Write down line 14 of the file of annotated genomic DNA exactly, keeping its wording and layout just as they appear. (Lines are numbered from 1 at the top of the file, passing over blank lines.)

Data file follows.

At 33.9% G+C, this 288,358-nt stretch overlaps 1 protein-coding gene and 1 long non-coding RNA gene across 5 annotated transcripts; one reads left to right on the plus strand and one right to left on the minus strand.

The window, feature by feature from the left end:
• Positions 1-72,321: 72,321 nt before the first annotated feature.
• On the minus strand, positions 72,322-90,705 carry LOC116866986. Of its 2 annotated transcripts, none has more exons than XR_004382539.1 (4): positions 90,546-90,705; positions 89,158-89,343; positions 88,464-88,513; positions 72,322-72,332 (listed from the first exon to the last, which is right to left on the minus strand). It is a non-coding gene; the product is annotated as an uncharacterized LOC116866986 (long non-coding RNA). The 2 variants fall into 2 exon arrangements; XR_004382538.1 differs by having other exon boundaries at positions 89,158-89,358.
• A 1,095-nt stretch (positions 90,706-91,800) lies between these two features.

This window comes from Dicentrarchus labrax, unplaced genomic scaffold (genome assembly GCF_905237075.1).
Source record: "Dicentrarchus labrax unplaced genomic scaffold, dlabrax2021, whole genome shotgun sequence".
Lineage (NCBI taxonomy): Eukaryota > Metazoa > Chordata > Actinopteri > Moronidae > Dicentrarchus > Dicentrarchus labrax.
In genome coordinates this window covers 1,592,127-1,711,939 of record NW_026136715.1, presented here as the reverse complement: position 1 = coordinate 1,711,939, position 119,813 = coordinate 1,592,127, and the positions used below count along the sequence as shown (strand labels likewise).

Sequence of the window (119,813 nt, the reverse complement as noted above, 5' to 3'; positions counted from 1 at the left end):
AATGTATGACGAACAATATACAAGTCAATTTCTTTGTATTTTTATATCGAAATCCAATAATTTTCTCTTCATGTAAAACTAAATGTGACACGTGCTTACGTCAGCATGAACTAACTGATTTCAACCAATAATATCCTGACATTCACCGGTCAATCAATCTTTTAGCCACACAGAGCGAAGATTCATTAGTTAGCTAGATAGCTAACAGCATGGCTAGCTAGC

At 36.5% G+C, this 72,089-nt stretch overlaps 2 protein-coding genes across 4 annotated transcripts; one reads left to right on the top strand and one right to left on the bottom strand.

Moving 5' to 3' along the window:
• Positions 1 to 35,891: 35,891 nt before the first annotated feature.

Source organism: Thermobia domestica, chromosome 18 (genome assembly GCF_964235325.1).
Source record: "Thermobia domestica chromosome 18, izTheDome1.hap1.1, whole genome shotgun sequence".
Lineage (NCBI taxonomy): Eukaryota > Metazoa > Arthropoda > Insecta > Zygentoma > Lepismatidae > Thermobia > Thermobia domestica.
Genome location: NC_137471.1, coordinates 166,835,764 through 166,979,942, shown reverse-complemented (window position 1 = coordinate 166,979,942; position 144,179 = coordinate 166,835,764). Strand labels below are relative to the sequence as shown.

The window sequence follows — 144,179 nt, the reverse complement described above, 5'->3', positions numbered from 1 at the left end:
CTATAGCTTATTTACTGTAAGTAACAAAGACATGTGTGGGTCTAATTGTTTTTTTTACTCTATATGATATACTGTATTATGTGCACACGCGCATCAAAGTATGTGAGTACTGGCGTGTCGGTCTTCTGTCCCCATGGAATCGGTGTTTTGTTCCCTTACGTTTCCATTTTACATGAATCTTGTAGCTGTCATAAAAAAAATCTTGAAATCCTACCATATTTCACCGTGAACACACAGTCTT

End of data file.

• Positions 1 to 35,891: 35,891 nt before the first annotated feature.